Today, RSA released its Q2 2018 fraud report, providing an inside look at the cybercrime and fraud trends observed across attack vector, digital channels and region. One insight that stood out was the growth of rogue mobile applications as a fraud attack vector. Over one in four, or 28% of all fraud attacks detected by RSA in the second quarter were attributed to a rogue mobile application. But what exactly does that mean?
Rogue mobile apps take on many faces. Fraudsters take advantage of the trust many consumers place in the mobile channel by creating malicious applications that appear genuine, but are used for fraudulent purposes. They can be likened to phishing emails, only using a mobile app. One popular example is fake banking applications asking for extensive permissions that enable fraudsters to gain almost exclusive access to a user’s mobile phone. Most often, these apps are used to divert the out-of-band SMS codes used in identity verification from the genuine user’s phone to one managed by the fraudster. Other apps developed to gain these permissions also use the face of popular games or trusted consumer brands.
However, rogue mobile apps do not always encompass a “fraud attack” in the traditional sense of targeting consumer financial information. Another common example of a rogue mobile app often uncovered by RSA is the unauthorized use of a legitimate trusted brand for profit. An example of this might be a third-party developer creating an ATM locator app of a large bank and charging consumers money to download it without having an agreement in place with the brand owner.
As part of our managed threat services, RSA monitors dozens of official and alternative app stores with the goal of detecting malicious and unauthorized apps targeting our customers. Just as social media has become a lucrative channel for fraudsters to share, communicate and conduct business, mobile applications are another growing attack channel being leveraged for cybercrime monetization. As organizations continue to grow their digital business and launch new mobile services, it is important to be aware of the fraud risks and vulnerabilities in this rapidly growing channel. RSA will continue to report on this trend in our quarterly fraud report.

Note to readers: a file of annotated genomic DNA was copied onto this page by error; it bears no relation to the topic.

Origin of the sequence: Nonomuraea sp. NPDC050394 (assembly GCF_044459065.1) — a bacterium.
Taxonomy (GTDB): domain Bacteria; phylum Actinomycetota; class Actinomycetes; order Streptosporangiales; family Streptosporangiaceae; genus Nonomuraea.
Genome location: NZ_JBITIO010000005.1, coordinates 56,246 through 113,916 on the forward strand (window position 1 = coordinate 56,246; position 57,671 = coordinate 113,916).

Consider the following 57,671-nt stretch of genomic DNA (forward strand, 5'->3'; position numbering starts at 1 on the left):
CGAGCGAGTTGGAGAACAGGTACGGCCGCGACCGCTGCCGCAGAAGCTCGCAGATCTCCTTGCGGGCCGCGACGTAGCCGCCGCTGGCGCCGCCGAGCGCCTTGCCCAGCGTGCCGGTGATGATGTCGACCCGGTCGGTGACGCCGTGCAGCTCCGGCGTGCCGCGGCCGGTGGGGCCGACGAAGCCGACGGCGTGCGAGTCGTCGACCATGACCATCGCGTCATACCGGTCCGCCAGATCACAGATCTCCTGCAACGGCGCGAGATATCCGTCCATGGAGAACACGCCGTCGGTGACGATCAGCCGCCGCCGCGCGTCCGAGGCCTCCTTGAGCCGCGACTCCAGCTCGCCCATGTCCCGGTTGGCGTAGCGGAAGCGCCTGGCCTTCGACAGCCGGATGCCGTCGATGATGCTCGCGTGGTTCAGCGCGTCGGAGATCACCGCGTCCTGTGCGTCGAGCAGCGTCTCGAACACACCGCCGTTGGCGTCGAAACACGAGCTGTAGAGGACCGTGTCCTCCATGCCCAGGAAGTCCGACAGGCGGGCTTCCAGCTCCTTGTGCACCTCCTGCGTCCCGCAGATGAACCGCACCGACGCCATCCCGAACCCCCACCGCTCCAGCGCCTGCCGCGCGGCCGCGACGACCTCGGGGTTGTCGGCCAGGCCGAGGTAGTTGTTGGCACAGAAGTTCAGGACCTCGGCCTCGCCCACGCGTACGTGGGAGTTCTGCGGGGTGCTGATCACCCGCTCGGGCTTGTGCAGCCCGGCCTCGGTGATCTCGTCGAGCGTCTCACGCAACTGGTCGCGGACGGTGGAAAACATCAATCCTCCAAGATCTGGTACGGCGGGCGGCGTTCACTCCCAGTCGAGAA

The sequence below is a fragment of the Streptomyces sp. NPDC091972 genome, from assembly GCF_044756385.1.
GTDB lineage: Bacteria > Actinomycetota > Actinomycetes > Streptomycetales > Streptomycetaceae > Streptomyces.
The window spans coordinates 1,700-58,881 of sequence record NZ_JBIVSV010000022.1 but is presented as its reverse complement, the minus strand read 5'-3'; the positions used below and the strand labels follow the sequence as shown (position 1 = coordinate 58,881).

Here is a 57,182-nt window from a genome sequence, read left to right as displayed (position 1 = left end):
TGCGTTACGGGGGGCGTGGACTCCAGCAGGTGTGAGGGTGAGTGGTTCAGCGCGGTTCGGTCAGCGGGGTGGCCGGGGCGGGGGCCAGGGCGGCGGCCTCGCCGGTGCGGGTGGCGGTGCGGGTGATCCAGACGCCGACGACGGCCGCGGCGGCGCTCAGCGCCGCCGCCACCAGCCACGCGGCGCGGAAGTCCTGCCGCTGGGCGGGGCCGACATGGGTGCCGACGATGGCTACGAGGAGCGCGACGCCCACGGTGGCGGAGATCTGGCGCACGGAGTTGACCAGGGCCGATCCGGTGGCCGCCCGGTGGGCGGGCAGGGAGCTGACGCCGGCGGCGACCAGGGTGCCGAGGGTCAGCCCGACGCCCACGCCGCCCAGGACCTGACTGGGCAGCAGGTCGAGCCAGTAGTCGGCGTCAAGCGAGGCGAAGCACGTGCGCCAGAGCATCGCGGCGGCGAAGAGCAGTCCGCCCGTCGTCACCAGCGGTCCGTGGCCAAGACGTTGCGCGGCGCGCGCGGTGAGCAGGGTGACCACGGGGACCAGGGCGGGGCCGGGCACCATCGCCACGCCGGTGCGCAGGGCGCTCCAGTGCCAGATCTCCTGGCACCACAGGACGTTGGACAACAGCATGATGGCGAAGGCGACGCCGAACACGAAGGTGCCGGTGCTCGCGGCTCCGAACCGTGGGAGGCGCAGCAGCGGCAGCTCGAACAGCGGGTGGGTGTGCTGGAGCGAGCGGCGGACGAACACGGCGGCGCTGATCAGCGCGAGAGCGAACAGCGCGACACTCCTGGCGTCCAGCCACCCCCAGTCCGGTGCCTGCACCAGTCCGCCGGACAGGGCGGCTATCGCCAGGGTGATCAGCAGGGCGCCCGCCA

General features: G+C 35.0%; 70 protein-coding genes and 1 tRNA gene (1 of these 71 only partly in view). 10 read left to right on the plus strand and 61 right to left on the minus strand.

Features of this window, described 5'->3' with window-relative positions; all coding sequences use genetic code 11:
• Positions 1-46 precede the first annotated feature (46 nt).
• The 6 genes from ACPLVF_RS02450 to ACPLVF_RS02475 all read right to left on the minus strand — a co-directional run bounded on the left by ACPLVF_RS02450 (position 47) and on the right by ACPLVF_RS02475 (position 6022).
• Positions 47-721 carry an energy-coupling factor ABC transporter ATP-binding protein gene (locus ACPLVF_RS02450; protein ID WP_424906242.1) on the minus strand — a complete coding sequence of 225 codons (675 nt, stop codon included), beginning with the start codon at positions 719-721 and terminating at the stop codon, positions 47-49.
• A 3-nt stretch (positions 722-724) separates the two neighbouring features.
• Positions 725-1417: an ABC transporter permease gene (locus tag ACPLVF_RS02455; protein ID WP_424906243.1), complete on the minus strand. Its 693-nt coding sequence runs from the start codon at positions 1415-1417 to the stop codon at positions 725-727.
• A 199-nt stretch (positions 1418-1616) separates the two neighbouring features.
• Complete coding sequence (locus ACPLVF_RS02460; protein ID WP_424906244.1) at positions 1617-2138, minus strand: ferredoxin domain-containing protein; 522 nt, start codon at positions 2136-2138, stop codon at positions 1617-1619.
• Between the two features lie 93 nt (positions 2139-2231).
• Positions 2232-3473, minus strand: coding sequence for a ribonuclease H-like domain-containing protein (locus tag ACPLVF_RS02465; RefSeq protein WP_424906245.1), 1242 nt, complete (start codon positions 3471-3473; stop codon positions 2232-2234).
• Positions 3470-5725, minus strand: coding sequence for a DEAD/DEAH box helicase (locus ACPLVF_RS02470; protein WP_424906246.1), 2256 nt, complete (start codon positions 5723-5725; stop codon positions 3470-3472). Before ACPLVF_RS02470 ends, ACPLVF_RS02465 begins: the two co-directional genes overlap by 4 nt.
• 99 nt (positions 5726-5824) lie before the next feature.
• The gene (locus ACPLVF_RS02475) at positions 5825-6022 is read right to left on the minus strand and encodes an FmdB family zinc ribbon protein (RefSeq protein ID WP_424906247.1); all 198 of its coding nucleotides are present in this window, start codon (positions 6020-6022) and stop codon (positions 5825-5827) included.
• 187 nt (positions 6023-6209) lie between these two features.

Other highlights from the latest report include:
- Phishing accounted for 41 percent of all fraud attacks observed by RSA in Q2. Canada, the United States, and the Netherlands were the top three countries most targeted by phishing.
- Fraud from mobile browsers and mobile applications increased in Q2 2018 and represented 71 percent of total fraud transactions.
- The average value of a fraudulent transaction in Europe was $392 USD, a 78 percent difference than the average genuine transaction. The average value of fraudulent vs. genuine transactions was also much higher in the U.S., UK, and Australia.
- While less than a half of one percent of legitimate payment transactions were attempted from a new account and new device, this combination accounted for 27 percent of the total value of fraudulent payments.
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To get a full viewof all the cybercrime trends observed by RSA, you can download our Q2 2018 Quarterly Fraud Report here.
Author: Heidi Bleau
Category: Research and Innovation, Blog Post
Keywords: Cybercrime, eCommerce, Fraud, Fraud Detection, Fraud Prevention, Malware, Phishing, Social Media